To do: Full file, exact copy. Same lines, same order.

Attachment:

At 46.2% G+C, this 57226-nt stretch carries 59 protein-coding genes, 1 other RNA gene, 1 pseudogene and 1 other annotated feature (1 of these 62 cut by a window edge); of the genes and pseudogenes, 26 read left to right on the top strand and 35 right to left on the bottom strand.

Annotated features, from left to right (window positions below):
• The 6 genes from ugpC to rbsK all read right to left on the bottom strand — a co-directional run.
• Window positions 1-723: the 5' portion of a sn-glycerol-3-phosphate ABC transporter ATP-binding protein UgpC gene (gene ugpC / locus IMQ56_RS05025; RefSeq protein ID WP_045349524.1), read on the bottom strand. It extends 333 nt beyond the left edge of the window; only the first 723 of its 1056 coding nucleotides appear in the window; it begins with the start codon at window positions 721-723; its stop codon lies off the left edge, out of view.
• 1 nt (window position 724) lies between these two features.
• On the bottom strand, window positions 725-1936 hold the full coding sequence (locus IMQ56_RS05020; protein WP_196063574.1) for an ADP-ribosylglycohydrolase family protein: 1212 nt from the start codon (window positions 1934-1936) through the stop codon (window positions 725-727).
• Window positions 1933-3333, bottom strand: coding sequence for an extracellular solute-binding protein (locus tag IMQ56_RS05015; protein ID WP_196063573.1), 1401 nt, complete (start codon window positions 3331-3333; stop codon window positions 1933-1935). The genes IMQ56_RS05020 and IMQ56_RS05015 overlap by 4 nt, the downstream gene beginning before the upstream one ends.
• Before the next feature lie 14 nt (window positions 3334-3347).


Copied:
At 46.2% G+C, this 57226-nt stretch carries 59 protein-coding genes, 1 other RNA gene, 1 pseudogene and 1 other annotated feature (1 of these 62 cut by a window edge); of the genes and pseudogenes, 26 read left to right on the top strand and 35 right to left on the bottom strand.

Annotated features, from left to right (window positions below):
• The 6 genes from ugpC to rbsK all read right to left on the bottom strand — a co-directional run.
• Window positions 1-723: the 5' portion of a sn-glycerol-3-phosphate ABC transporter ATP-binding protein UgpC gene (gene ugpC / locus IMQ56_RS05025; RefSeq protein ID WP_045349524.1), read on the bottom strand. It extends 333 nt beyond the left edge of the window; only the first 723 of its 1056 coding nucleotides appear in the window; it begins with the start codon at window positions 721-723; its stop codon lies off the left edge, out of view.
• 1 nt (window position 724) lies between these two features.
• On the bottom strand, window positions 725-1936 hold the full coding sequence (locus IMQ56_RS05020; protein WP_196063574.1) for an ADP-ribosylglycohydrolase family protein: 1212 nt from the start codon (window positions 1934-1936) through the stop codon (window positions 725-727).
• Window positions 1933-3333, bottom strand: coding sequence for an extracellular solute-binding protein (locus tag IMQ56_RS05015; protein ID WP_196063573.1), 1401 nt, complete (start codon window positions 3331-3333; stop codon window positions 1933-1935). The genes IMQ56_RS05020 and IMQ56_RS05015 overlap by 4 nt, the downstream gene beginning before the upstream one ends.
• Before the next feature lie 14 nt (window positions 3334-3347).